Your prospects, clients and even your community judge you and your business based on your attitude and your language. If you or your employees act and speak negatively or settle for the status quo, you send the message that your company is without vision or leadership and probably incapable of delivering quality service. People want to do business with people they perceive as positive, skilled and able to overcome obstacles.
You and your employees’ attitude and language reflect your professionalism and move your company to new levels of success; so don’t settle for negative thinking. Instead, use the following methods to develop the kind of exceptional business environment that will keep your customers coming back and your business growing. Be sure to share these ideas with your employees.
Deal with “yeah, buts” in the same way you control weeds in your yard: by “pulling them out” one at a time. Negative thoughts—just like weeds—will rapidly grow out of control unless you stop them. Nothing is more important in any given moment than focusing on what you can do, rather than on what you can’t. When you have a “yeah, but” moment, ask yourself, “Does this ‘yeah, but’ have to limit my success?” You’ll quickly realize that it doesn’t. You can then reframe your statement to focus on the positive rather than the negative. Above all, teach your employees the power of positive thinking by demonstrating that difficult circumstances may be unavoidable, but failure is optional.
2. Stop playing the “if only, then” and the “when, then” game.
Quicksand. Just the word conjures up images of an old Tarzan movie: A naive visitor to the jungle takes that fateful step into the pit of sludge, thinking it is solid ground, and then starts flailing about and sinks rapidly. Quicksand thinking, as the term suggests, is when you step into a disguised and dangerous way of thinking and begin to sink faster than the poor fellow in the Tarzan movie. The most common forms of quicksand thinking in business are “if only, then” and the “when, then.” When you engage in “if only, then” thinking, you believe that meeting your goal is impossible because of something that occurred in the past. When you engage in “when, then” thinking, you believe that achieving your goal is conditional upon something happening in the future.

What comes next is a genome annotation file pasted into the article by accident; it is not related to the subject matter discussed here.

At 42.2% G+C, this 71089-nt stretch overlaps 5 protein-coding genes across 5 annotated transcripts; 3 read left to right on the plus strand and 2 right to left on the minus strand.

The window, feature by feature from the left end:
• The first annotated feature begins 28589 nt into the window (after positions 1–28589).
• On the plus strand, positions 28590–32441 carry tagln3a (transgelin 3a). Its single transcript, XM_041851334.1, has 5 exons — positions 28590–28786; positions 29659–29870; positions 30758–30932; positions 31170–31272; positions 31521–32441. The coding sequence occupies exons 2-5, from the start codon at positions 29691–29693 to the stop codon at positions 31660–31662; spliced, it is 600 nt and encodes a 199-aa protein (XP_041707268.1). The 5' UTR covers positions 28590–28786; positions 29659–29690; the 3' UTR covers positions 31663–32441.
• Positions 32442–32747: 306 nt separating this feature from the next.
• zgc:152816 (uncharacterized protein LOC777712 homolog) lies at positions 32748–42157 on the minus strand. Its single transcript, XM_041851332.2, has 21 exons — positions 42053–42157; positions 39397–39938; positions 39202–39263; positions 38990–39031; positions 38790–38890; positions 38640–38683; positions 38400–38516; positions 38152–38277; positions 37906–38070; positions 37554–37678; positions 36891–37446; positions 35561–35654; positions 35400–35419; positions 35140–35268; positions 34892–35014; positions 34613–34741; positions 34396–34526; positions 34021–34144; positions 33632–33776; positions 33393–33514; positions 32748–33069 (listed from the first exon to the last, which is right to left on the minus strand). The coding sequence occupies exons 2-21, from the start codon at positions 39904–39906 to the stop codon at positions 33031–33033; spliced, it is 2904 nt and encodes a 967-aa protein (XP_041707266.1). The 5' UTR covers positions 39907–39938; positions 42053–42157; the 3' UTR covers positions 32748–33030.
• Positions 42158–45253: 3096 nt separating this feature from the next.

The first step in getting out of quicksand thinking is recognizing that you have fallen into it. The following is a list of “if only, then” and the “when, then” statements that are often heard in the business world. Have you caught yourself using any of these?
Favorite “if only, then” beliefs
- If only I had not done what I did, then I could be successful.
- If only I was not under so much pressure, then I could be more effective.
- If only I had a better support staff, then I could meet my goals.
- If only I had better leads from management, then I would make the sales.
Favorite “when, then” beliefs
- When I have more of a budget, then I will be able to meet expectations.
- When I get promoted, then I will give it my all.
- When I am back from vacation, then I will address this problem.
- When I find the right assistant, then I will be freed up.
When you find yourself in quicksand thinking, be still. Remind yourself that, “This way of thinking is sinking me!” Next, choose to change the way you think and try a new approach. It may sound too simplistic, but it works! Remember to focus on what you can do, rather than on what you can’t.
Lee Jampolsky, Ph.D., is a psychologist and author of several books including Walking Through Walls. He is a speaker and leader on creating a positive attitude, setting and obtaining goals, motivating individuals and teams and achieving peak performance. For more information, go to www.DrLeeJampolsky.com or call 831-659-1478.